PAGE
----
The last few months have certainly been a turbulent time for the property market. In March, the residential sector saw record house price growth, coupled with a big rise in property sales as investors rushed to beat the introduction of higher Stamp Duty. Those who would normally have bought in April generally bought early and, predictably, the following month’s figures looked far more depressed.
Prices fell by 0.8% in April and transaction volumes were well down, prompting some to wonder whether the Chancellor’s efforts to put the brakes on the buy-to-let sector were working. However, the market was quick to rebound and, according to the most recent house price index from Halifax, average UK values rose by 0.6% in May. This was well ahead of many industry predictions, suggesting – once again – that what really determines prices is the classic interplay of supply and demand.
Commenting on the latest figures, Martin Ellis, housing economist at the Halifax said: “Low interest rates, increasing employment and rising real earnings continue to support housing demand. The strength of demand, combined with very low supply, is causing house prices to rise at a brisk pace in quarterly and annual terms.”
That demand is high should come as no surprise to anyone, but the “very low supply” to which Ellis refers is worthy of further examination. For years now, commentators have been pointing to the construction industry’s failure to build enough homes to meet demand, but in more recent times, there had been signs that house-building was on the rise. It was only in February that the government announced that new home-building across England had reached its highest level since 2008. Official figures showed that 139,680 new homes were started in 2015/2016, which represents a rise of 12% against the previous year.
However, many critics argued that even this improved rate was 27% below the peak rate seen in 2007, and that it therefore fell far short of what was actually demanded by the market.
In any case, the question proved to be moot. Since the start of the year, the industry has seemed unable to sustain its pace. At the end of May, the Department of Communities and Local Government (DCLG) published new figures, which found that house-building rates had slowed considerably in the first quarter of the year. Between January and the end of March, 32,950 homes were completed. This represents a fall of 9% compared to the previous quarter and 3% when compared to the previous year. The industry seems confident of growth this year but few expect it to make a substantial difference to the overall market balance.
The government, of course, has set a target of building a million new homes by 2020, although it remains to be seen how close it gets to achieving it. What seems beyond doubt for now is that there is still a marked under-supply, and with demand being so high, investors should be able to count on steady medium to long term growth.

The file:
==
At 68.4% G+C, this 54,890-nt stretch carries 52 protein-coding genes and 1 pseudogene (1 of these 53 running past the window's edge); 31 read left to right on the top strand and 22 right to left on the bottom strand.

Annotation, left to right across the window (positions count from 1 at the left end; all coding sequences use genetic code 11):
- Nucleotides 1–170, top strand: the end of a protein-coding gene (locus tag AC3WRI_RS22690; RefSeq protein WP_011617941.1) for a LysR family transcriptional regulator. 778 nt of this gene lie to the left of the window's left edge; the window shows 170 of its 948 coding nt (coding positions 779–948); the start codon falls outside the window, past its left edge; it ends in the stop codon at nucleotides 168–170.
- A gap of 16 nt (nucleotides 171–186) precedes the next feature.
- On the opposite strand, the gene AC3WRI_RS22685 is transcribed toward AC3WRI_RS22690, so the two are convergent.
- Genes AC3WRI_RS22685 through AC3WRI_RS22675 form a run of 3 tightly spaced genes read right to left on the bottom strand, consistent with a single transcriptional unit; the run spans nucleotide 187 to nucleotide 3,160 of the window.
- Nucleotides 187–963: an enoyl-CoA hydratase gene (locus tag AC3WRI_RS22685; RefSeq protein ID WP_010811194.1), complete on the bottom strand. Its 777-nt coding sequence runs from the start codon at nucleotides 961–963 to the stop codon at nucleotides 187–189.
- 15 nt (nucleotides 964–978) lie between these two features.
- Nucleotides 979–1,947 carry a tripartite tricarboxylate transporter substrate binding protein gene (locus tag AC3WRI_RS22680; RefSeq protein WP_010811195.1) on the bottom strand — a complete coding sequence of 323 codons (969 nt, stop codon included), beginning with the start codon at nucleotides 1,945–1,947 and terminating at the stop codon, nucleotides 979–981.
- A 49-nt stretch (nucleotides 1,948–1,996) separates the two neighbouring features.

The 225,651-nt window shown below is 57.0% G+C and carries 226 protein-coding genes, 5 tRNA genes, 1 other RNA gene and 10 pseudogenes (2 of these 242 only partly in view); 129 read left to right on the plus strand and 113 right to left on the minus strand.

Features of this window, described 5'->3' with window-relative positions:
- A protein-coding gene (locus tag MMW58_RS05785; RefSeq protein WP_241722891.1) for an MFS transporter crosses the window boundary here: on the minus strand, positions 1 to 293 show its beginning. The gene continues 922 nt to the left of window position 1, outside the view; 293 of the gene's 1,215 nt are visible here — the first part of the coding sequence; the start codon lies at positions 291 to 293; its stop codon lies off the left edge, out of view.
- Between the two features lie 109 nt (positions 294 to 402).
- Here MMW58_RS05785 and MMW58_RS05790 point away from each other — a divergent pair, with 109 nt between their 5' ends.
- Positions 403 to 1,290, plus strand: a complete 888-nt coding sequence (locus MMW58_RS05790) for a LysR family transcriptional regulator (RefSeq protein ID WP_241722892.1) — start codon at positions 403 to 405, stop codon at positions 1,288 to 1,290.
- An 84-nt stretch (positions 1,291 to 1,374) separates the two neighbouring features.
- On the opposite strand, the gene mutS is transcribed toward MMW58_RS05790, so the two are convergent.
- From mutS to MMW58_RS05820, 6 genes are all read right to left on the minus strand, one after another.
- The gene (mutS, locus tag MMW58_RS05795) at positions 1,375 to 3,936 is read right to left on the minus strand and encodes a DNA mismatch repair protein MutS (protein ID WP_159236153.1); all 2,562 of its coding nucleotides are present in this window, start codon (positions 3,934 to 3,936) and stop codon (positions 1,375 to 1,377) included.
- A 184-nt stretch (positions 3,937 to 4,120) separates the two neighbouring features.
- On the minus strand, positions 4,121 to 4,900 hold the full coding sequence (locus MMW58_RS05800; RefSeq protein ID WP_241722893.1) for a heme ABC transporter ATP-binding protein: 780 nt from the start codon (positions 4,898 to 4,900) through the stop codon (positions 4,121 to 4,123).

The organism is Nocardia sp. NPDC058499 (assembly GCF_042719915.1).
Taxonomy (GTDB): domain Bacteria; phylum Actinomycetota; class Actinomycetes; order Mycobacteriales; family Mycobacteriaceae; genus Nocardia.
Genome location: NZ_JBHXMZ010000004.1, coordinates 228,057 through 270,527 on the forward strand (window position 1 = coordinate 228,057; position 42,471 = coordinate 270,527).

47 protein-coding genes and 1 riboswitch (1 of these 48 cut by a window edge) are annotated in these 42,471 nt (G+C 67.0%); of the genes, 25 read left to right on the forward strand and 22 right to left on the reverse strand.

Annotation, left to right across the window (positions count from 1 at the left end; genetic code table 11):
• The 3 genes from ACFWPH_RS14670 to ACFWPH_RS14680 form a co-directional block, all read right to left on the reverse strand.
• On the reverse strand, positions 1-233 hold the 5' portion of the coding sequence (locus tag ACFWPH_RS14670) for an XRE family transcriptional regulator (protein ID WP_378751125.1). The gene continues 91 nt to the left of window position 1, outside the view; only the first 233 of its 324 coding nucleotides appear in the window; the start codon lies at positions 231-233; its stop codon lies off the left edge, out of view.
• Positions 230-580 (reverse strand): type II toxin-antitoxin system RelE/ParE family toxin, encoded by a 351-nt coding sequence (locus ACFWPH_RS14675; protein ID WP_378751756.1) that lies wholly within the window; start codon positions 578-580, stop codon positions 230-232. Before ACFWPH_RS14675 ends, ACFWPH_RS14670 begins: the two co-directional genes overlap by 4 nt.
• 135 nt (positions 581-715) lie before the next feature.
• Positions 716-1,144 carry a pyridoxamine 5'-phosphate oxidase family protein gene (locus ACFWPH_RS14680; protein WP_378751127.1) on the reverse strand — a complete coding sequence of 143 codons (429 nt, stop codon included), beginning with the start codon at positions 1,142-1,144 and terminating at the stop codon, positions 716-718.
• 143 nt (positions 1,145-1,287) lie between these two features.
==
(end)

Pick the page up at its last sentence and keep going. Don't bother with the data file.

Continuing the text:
In the more immediate term, investors can probably expect another short-lived market slowdown this month. The spectre of Brexit will undoubtedly be prompting many landlords to postpone any major decisions until the results of the referendum are known. It’s possible that we could therefore see a reverse of the ‘Stamp Duty effect’ – in other words, a marked reduction in transactions before the announcement, followed by a relatively rapid release of pent-up demand.
That said, this is a rather more complex issue. The prospect of leaving the EU has been widely discussed and there seems no doubt that a ‘Leave’ vote would give rise to further market uncertainty, at least for a period. In an article published on 7th June, Property Investor Today wrote that: “a growing number of property investors are adding clauses into contracts giving buyers the right to walk away from commercial property deals in Britain if the country votes to leave the European Union later this month.”
It’s probably fair to say that many foreign investors regard a UK departure from the EU as potentially damaging to their financial security. Predictability is generally a favoured characteristic amongst investors and leaving the Union would undoubtedly entail a great deal of change. To oversimplify the point, overseas investors appear to be taking the view that a Remain vote would see Britain delivering ‘business as usual’, whereas a departure could mean unwanted volatility and risk.
Nevertheless, regardless of what the nation decides on June 23rd, there is no escaping the fundamentals of supply and demand. There are still far more potential buyers in the UK than there are residential properties to buy. While the economy maintains its slow recovery, while employment remains strong and while average earnings continue to climb, UK residential property should remain a very secure investment.